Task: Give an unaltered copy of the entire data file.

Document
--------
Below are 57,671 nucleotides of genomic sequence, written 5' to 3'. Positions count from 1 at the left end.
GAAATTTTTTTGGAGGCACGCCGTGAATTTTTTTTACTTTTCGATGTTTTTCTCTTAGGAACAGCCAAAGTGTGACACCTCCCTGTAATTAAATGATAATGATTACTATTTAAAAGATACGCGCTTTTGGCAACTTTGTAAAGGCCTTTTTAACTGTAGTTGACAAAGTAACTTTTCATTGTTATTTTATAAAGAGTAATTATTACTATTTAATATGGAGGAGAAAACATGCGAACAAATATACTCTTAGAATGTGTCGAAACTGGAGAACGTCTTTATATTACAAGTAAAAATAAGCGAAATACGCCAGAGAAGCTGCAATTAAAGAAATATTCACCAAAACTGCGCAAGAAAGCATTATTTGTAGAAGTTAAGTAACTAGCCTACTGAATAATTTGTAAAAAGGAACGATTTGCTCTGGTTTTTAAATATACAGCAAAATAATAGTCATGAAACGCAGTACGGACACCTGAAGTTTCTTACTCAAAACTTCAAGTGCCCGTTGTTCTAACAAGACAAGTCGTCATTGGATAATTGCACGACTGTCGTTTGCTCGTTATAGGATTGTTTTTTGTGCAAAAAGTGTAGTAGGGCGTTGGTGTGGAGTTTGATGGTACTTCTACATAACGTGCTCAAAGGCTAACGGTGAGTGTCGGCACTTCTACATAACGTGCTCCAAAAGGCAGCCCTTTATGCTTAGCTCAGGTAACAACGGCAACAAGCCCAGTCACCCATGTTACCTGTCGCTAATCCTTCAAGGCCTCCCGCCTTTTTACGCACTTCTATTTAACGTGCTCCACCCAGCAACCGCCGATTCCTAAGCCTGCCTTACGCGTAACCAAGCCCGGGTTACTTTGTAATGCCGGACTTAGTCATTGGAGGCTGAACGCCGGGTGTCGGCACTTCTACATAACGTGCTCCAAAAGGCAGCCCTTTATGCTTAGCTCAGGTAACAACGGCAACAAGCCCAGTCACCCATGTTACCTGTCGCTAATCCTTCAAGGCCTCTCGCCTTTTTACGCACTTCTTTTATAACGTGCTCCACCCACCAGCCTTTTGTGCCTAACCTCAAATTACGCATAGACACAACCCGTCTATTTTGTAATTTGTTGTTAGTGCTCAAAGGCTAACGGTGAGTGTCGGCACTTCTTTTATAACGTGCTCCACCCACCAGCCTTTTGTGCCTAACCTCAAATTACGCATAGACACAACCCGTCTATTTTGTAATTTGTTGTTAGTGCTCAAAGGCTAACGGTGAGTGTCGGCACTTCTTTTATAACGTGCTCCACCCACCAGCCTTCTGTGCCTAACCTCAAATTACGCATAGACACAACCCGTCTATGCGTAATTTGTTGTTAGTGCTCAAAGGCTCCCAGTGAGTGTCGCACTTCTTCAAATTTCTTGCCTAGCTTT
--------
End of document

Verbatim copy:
Below are 57,671 nucleotides of genomic sequence, written 5' to 3'. Positions count from 1 at the left end.
GAAATTTTTTTGGAGGCACGCCGTGAATTTTTTTTACTTTTCGATGTTTTTCTCTTAGGAACAGCCAAAGTGTGACACCTCCCTGTAATTAAATGATAATGATTACTATTTAAAAGATACGCGCTTTTGGCAACTTTGTAAAGGCCTTTTTAACTGTAGTTGACAAAGTAACTTTTCATTGTTATTTTATAAAGAGTAATTATTACTATTTAATATGGAGGAGAAAACATGCGAACAAATATACTCTTAGAATGTGTCGAAACTGGAGAACGTCTTTATATTACAAGTAAAAATAAGCGAAATACGCCAGAGAAGCTGCAATTAAAGAAATATTCACCAAAACTGCGCAAGAAAGCATTATTTGTAGAAGTTAAGTAACTAGCCTACTGAATAATTTGTAAAAAGGAACGATTTGCTCTGGTTTTTAAATATACAGCAAAATAATAGTCATGAAACGCAGTACGGACACCTGAAGTTTCTTACTCAAAACTTCAAGTGCCCGTTGTTCTAACAAGACAAGTCGTCATTGGATAATTGCACGACTGTCGTTTGCTCGTTATAGGATTGTTTTTTGTGCAAAAAGTGTAGTAGGGCGTTGGTGTGGAGTTTGATGGTACTTCTACATAACGTGCTCAAAGGCTAACGGTGAGTGTCGGCACTTCTACATAACGTGCTCCAAAAGGCAGCCCTTTATGCTTAGCTCAGGTAACAACGGCAACAAGCCCAGTCACCCATGTTACCTGTCGCTAATCCTTCAAGGCCTCCCGCCTTTTTACGCACTTCTATTTAACGTGCTCCACCCAGCAACCGCCGATTCCTAAGCCTGCCTTACGCGTAACCAAGCCCGGGTTACTTTGTAATGCCGGACTTAGTCATTGGAGGCTGAACGCCGGGTGTCGGCACTTCTACATAACGTGCTCCAAAAGGCAGCCCTTTATGCTTAGCTCAGGTAACAACGGCAACAAGCCCAGTCACCCATGTTACCTGTCGCTAATCCTTCAAGGCCTCTCGCCTTTTTACGCACTTCTTTTATAACGTGCTCCACCCACCAGCCTTTTGTGCCTAACCTCAAATTACGCATAGACACAACCCGTCTATTTTGTAATTTGTTGTTAGTGCTCAAAGGCTAACGGTGAGTGTCGGCACTTCTTTTATAACGTGCTCCACCCACCAGCCTTTTGTGCCTAACCTCAAATTACGCATAGACACAACCCGTCTATTTTGTAATTTGTTGTTAGTGCTCAAAGGCTAACGGTGAGTGTCGGCACTTCTTTTATAACGTGCTCCACCCACCAGCCTTCTGTGCCTAACCTCAAATTACGCATAGACACAACCCGTCTATGCGTAATTTGTTGTTAGTGCTCAAAGGCTCCCAGTGAGTGTCGCACTTCTTCAAATTTCTTGCCTAGCTTT